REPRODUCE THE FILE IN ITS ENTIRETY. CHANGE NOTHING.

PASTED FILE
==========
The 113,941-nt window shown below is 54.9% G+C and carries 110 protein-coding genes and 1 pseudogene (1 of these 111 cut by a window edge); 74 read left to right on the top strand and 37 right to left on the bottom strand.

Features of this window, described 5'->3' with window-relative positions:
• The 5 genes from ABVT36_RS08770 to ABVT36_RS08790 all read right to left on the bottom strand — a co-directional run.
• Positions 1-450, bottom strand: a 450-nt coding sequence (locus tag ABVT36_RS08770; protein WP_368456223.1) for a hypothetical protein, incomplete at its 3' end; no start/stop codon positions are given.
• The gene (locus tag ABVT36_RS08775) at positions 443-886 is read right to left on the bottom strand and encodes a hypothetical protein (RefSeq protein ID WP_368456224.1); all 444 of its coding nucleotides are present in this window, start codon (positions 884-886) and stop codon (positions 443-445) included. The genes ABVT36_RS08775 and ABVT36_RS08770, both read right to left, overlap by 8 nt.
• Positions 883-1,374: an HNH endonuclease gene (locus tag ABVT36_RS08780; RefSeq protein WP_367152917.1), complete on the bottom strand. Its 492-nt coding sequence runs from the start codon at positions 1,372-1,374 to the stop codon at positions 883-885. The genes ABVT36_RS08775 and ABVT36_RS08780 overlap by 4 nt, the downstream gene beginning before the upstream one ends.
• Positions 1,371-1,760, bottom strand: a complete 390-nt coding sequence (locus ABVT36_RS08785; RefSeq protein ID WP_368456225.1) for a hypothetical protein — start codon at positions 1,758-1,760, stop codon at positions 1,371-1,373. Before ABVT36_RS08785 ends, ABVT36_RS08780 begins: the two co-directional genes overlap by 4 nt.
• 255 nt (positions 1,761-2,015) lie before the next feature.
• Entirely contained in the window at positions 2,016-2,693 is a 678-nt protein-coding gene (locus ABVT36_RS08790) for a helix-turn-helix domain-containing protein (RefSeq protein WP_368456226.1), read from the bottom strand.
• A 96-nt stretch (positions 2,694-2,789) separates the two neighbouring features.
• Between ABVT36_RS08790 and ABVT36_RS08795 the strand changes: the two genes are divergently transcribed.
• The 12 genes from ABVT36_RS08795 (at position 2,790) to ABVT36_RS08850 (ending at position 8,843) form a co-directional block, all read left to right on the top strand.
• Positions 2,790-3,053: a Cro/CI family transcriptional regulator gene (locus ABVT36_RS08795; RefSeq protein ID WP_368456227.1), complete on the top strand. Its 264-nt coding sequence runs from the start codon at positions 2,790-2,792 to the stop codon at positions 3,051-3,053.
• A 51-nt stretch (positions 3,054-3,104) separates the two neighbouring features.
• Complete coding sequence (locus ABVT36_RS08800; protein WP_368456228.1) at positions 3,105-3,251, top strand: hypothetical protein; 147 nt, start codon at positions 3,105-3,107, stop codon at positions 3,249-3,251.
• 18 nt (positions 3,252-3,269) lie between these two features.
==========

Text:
The 113,941-nt window shown below is 54.9% G+C and carries 110 protein-coding genes and 1 pseudogene (1 of these 111 cut by a window edge); 74 read left to right on the top strand and 37 right to left on the bottom strand.

Features of this window, described 5'->3' with window-relative positions:
• The 5 genes from ABVT36_RS08770 to ABVT36_RS08790 all read right to left on the bottom strand — a co-directional run.
• Positions 1-450, bottom strand: a 450-nt coding sequence (locus tag ABVT36_RS08770; protein WP_368456223.1) for a hypothetical protein, incomplete at its 3' end; no start/stop codon positions are given.
• The gene (locus tag ABVT36_RS08775) at positions 443-886 is read right to left on the bottom strand and encodes a hypothetical protein (RefSeq protein ID WP_368456224.1); all 444 of its coding nucleotides are present in this window, start codon (positions 884-886) and stop codon (positions 443-445) included. The genes ABVT36_RS08775 and ABVT36_RS08770, both read right to left, overlap by 8 nt.
• Positions 883-1,374: an HNH endonuclease gene (locus tag ABVT36_RS08780; RefSeq protein WP_367152917.1), complete on the bottom strand. Its 492-nt coding sequence runs from the start codon at positions 1,372-1,374 to the stop codon at positions 883-885. The genes ABVT36_RS08775 and ABVT36_RS08780 overlap by 4 nt, the downstream gene beginning before the upstream one ends.
• Positions 1,371-1,760, bottom strand: a complete 390-nt coding sequence (locus ABVT36_RS08785; RefSeq protein ID WP_368456225.1) for a hypothetical protein — start codon at positions 1,758-1,760, stop codon at positions 1,371-1,373. Before ABVT36_RS08785 ends, ABVT36_RS08780 begins: the two co-directional genes overlap by 4 nt.
• 255 nt (positions 1,761-2,015) lie before the next feature.
• Entirely contained in the window at positions 2,016-2,693 is a 678-nt protein-coding gene (locus ABVT36_RS08790) for a helix-turn-helix domain-containing protein (RefSeq protein WP_368456226.1), read from the bottom strand.
• A 96-nt stretch (positions 2,694-2,789) separates the two neighbouring features.
• Between ABVT36_RS08790 and ABVT36_RS08795 the strand changes: the two genes are divergently transcribed.
• The 12 genes from ABVT36_RS08795 (at position 2,790) to ABVT36_RS08850 (ending at position 8,843) form a co-directional block, all read left to right on the top strand.
• Positions 2,790-3,053: a Cro/CI family transcriptional regulator gene (locus ABVT36_RS08795; RefSeq protein ID WP_368456227.1), complete on the top strand. Its 264-nt coding sequence runs from the start codon at positions 2,790-2,792 to the stop codon at positions 3,051-3,053.
• A 51-nt stretch (positions 3,054-3,104) separates the two neighbouring features.
• Complete coding sequence (locus ABVT36_RS08800; protein WP_368456228.1) at positions 3,105-3,251, top strand: hypothetical protein; 147 nt, start codon at positions 3,105-3,107, stop codon at positions 3,249-3,251.
• 18 nt (positions 3,252-3,269) lie between these two features.